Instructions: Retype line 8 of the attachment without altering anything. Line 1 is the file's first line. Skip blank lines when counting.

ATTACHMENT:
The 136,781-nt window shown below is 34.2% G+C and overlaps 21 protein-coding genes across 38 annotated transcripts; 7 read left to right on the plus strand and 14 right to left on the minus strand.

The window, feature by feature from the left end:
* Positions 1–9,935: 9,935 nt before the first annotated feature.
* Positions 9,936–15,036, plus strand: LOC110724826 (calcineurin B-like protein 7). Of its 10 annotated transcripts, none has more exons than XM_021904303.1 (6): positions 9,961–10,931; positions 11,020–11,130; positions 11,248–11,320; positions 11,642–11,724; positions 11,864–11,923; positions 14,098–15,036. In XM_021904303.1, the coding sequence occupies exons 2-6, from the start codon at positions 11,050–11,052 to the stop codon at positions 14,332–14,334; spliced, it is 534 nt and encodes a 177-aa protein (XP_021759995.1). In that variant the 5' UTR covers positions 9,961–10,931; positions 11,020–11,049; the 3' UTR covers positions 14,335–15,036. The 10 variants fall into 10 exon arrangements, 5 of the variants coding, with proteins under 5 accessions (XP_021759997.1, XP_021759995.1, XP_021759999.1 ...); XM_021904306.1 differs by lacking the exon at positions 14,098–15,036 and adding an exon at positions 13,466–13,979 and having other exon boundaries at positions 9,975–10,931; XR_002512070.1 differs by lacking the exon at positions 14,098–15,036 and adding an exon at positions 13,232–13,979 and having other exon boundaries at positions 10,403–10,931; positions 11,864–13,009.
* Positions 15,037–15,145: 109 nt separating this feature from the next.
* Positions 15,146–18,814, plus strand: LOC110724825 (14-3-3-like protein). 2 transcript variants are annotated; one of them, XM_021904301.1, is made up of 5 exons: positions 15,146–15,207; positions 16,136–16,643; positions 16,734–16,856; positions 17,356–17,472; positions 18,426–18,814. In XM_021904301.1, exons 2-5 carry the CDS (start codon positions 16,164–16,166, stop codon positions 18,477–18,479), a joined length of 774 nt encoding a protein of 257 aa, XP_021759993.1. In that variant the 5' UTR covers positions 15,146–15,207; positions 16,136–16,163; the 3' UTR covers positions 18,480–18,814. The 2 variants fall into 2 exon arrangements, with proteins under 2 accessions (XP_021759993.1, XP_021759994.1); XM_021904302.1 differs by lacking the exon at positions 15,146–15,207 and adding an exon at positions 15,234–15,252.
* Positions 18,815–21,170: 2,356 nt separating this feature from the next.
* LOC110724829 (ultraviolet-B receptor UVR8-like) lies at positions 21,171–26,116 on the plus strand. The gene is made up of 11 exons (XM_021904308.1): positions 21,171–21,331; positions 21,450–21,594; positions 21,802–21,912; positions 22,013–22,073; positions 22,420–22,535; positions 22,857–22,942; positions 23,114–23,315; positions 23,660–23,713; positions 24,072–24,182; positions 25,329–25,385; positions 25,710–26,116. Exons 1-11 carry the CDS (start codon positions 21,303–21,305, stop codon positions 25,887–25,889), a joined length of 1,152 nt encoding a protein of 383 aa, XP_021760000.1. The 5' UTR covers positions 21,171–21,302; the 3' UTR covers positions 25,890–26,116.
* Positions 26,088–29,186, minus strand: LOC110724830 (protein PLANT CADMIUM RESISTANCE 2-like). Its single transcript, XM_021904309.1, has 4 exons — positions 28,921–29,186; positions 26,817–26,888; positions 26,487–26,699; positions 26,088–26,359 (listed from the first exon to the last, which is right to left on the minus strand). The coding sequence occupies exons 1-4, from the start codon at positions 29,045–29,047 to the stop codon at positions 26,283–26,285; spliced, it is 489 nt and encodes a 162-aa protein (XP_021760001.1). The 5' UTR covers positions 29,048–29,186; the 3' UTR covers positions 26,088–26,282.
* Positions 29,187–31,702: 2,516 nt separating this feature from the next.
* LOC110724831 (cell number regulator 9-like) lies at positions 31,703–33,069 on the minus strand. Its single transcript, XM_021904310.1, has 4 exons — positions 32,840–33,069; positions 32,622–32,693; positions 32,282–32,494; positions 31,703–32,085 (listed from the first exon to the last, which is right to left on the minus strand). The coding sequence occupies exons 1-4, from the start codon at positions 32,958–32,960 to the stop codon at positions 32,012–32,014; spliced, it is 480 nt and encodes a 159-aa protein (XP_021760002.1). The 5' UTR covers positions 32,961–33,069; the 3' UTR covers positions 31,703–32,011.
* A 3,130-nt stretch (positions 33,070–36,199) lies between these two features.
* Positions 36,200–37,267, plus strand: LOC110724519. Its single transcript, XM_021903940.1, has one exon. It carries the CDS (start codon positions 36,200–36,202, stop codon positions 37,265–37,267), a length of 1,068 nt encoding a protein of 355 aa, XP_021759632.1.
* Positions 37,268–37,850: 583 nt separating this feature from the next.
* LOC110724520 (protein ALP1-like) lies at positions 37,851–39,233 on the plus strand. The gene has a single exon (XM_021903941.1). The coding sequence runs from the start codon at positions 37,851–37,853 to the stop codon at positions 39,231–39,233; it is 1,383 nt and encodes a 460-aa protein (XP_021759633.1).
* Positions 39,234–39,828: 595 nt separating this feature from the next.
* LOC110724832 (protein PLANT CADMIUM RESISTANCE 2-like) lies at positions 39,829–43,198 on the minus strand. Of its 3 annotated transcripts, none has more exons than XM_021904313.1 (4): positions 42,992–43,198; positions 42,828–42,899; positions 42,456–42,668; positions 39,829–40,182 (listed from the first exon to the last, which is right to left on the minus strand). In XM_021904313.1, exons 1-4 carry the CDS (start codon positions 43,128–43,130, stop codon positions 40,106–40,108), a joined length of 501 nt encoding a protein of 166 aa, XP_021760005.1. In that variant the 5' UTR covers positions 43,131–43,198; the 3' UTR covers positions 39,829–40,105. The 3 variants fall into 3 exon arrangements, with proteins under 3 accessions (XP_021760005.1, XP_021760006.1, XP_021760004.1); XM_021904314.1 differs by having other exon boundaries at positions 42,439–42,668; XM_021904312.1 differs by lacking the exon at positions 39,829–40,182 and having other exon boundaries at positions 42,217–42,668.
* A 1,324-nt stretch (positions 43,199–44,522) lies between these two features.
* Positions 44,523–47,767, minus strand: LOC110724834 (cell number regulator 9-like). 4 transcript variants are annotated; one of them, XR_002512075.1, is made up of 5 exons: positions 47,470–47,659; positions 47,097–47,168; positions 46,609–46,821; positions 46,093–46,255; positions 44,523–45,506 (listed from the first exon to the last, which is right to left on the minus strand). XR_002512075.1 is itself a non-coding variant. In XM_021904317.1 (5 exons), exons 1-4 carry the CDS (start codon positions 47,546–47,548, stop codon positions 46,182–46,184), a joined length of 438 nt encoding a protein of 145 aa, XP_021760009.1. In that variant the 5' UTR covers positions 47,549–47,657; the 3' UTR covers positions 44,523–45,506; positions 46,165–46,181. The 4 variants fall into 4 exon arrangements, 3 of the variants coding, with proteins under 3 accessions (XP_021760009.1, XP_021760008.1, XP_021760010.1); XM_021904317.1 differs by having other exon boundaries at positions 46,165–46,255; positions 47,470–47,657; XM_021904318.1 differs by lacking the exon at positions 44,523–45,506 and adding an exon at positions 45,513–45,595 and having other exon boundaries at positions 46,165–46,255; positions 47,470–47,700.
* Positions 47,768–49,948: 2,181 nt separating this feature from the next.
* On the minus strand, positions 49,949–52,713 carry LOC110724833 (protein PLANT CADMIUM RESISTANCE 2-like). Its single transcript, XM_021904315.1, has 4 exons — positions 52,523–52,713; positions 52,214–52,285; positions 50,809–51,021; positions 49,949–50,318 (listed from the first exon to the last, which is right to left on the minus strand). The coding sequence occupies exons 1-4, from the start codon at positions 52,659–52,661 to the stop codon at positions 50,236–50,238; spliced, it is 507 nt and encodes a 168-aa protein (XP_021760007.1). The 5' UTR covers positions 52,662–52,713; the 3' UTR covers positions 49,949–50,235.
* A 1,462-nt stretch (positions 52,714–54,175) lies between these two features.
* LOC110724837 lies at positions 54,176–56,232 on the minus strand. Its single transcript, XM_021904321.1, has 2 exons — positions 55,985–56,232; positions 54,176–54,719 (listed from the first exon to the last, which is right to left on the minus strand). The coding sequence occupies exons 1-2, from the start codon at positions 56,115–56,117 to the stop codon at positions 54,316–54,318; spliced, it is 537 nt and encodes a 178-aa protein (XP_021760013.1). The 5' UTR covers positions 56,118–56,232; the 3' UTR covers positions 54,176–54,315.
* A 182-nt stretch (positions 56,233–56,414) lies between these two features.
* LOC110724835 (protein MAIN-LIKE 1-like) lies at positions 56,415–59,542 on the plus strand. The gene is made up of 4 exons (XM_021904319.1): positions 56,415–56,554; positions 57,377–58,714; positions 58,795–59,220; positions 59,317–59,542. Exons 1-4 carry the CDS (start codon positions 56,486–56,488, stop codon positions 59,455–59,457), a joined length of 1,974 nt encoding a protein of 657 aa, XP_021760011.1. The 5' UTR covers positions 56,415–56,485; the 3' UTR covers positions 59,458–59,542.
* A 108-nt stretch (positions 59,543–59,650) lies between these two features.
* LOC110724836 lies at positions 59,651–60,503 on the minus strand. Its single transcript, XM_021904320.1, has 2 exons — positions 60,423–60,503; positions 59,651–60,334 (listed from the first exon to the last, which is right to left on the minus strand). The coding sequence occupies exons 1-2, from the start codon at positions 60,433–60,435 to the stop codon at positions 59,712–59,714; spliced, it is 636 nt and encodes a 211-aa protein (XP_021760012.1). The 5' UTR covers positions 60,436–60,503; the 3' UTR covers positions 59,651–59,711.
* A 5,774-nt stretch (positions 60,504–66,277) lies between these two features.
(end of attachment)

* LOC110724829 (ultraviolet-B receptor UVR8-like) lies at positions 21,171–26,116 on the plus strand. The gene is made up of 11 exons (XM_021904308.1): positions 21,171–21,331; positions 21,450–21,594; positions 21,802–21,912; positions 22,013–22,073; positions 22,420–22,535; positions 22,857–22,942; positions 23,114–23,315; positions 23,660–23,713; positions 24,072–24,182; positions 25,329–25,385; positions 25,710–26,116. Exons 1-11 carry the CDS (start codon positions 21,303–21,305, stop codon positions 25,887–25,889), a joined length of 1,152 nt encoding a protein of 383 aa, XP_021760000.1. The 5' UTR covers positions 21,171–21,302; the 3' UTR covers positions 25,890–26,116.